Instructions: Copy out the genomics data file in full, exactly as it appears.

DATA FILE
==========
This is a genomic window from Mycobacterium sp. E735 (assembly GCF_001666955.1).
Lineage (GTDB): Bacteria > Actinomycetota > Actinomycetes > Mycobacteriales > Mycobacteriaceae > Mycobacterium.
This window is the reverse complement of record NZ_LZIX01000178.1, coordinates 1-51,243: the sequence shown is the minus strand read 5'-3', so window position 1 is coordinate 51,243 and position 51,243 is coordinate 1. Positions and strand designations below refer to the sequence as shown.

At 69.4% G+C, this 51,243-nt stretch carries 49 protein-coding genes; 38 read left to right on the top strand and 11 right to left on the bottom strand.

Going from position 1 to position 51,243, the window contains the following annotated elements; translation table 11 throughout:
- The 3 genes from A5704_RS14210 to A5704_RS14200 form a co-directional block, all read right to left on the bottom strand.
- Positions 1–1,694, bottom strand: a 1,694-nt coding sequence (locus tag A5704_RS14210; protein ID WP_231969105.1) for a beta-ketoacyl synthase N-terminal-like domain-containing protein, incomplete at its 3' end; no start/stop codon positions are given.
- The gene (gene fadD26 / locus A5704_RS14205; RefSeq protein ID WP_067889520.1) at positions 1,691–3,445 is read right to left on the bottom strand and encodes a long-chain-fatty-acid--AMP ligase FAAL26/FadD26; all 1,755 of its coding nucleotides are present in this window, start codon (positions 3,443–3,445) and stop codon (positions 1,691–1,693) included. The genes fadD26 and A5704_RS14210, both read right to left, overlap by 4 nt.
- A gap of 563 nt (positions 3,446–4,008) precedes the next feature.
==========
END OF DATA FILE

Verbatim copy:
This is a genomic window from Mycobacterium sp. E735 (assembly GCF_001666955.1).
Lineage (GTDB): Bacteria > Actinomycetota > Actinomycetes > Mycobacteriales > Mycobacteriaceae > Mycobacterium.
This window is the reverse complement of record NZ_LZIX01000178.1, coordinates 1-51,243: the sequence shown is the minus strand read 5'-3', so window position 1 is coordinate 51,243 and position 51,243 is coordinate 1. Positions and strand designations below refer to the sequence as shown.

At 69.4% G+C, this 51,243-nt stretch carries 49 protein-coding genes; 38 read left to right on the top strand and 11 right to left on the bottom strand.

Going from position 1 to position 51,243, the window contains the following annotated elements; translation table 11 throughout:
- The 3 genes from A5704_RS14210 to A5704_RS14200 form a co-directional block, all read right to left on the bottom strand.
- Positions 1–1,694, bottom strand: a 1,694-nt coding sequence (locus tag A5704_RS14210; protein ID WP_231969105.1) for a beta-ketoacyl synthase N-terminal-like domain-containing protein, incomplete at its 3' end; no start/stop codon positions are given.
- The gene (gene fadD26 / locus A5704_RS14205; RefSeq protein ID WP_067889520.1) at positions 1,691–3,445 is read right to left on the bottom strand and encodes a long-chain-fatty-acid--AMP ligase FAAL26/FadD26; all 1,755 of its coding nucleotides are present in this window, start codon (positions 3,443–3,445) and stop codon (positions 1,691–1,693) included. The genes fadD26 and A5704_RS14210, both read right to left, overlap by 4 nt.
- A gap of 563 nt (positions 3,446–4,008) precedes the next feature.